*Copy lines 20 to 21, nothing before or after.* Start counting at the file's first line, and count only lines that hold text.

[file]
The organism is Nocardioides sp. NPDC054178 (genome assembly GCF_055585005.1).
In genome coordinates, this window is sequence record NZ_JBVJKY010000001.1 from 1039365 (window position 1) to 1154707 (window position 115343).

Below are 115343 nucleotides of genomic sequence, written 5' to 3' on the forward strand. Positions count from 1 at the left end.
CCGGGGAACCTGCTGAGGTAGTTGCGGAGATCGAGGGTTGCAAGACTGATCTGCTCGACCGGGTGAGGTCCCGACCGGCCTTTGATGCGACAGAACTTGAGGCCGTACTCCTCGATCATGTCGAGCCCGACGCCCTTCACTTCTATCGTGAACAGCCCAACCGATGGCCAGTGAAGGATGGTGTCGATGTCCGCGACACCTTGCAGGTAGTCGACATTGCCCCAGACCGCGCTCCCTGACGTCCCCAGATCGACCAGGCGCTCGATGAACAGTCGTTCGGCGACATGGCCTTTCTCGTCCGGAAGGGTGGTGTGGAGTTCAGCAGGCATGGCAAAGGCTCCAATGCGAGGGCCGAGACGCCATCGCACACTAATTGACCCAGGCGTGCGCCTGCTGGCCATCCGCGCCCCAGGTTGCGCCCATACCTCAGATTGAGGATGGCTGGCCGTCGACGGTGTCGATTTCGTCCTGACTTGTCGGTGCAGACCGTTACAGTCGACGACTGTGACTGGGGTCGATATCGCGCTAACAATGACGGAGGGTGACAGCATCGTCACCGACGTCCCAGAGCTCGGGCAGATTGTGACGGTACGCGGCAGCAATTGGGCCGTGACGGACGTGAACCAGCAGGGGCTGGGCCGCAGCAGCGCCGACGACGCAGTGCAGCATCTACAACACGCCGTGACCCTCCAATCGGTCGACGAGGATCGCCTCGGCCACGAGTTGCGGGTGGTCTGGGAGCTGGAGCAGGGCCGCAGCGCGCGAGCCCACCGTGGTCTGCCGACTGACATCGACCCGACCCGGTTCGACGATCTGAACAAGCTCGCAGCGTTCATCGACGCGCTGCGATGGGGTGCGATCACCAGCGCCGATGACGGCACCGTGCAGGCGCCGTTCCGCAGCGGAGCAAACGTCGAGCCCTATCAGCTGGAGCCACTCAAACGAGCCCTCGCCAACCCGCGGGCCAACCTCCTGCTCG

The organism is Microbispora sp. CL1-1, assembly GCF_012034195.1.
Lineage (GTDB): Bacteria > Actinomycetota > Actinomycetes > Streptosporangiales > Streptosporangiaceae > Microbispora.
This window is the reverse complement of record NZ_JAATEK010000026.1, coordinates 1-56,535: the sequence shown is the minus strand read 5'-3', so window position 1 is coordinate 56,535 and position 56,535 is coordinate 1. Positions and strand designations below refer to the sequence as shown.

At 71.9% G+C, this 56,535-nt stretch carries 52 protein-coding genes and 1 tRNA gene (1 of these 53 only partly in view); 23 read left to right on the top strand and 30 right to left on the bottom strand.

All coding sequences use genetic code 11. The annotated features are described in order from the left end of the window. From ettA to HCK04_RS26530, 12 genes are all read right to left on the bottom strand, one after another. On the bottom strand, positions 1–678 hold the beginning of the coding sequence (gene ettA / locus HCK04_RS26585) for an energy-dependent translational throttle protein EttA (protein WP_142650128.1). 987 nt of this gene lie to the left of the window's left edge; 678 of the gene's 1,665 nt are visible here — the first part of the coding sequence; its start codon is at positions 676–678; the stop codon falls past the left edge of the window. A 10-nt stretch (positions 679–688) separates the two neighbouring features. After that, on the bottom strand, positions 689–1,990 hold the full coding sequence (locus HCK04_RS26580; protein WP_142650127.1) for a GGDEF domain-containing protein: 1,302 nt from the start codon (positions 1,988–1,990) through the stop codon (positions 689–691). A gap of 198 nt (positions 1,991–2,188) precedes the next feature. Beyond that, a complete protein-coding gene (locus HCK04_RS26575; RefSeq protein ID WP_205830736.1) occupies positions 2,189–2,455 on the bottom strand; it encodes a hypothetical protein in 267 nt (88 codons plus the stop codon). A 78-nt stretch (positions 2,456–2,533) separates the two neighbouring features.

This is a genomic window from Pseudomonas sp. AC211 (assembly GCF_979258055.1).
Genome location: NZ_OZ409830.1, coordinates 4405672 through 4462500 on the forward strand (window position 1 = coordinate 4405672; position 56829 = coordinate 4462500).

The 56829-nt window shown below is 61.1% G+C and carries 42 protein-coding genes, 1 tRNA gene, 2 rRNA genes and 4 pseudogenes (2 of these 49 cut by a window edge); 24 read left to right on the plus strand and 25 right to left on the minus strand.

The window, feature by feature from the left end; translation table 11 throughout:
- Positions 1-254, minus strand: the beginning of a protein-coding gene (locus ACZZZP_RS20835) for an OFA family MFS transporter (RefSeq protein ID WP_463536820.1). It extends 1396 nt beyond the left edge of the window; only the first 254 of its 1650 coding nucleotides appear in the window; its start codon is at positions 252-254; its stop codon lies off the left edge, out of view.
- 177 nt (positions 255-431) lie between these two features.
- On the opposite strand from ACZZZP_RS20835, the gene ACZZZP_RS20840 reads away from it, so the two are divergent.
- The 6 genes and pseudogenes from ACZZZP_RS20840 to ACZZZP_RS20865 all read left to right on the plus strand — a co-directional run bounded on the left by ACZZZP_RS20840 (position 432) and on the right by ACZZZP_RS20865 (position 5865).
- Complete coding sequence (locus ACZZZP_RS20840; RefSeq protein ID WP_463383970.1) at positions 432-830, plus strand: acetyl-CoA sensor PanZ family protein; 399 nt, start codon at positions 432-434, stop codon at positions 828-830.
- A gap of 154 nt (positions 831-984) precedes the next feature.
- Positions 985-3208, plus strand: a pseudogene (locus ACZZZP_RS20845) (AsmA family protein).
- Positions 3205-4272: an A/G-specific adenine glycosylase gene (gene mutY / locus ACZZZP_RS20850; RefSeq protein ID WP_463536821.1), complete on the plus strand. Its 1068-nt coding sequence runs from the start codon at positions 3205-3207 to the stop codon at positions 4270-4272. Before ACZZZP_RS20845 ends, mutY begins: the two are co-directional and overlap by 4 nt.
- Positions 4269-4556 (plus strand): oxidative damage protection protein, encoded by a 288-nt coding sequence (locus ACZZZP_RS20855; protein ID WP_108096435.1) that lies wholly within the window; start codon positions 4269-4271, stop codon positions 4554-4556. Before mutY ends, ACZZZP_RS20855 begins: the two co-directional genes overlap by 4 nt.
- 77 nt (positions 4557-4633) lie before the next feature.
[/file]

- Positions 985-3208, plus strand: a pseudogene (locus ACZZZP_RS20845) (AsmA family protein).
- Positions 3205-4272: an A/G-specific adenine glycosylase gene (gene mutY / locus ACZZZP_RS20850; RefSeq protein ID WP_463536821.1), complete on the plus strand. Its 1068-nt coding sequence runs from the start codon at positions 3205-3207 to the stop codon at positions 4270-4272. Before ACZZZP_RS20845 ends, mutY begins: the two are co-directional and overlap by 4 nt.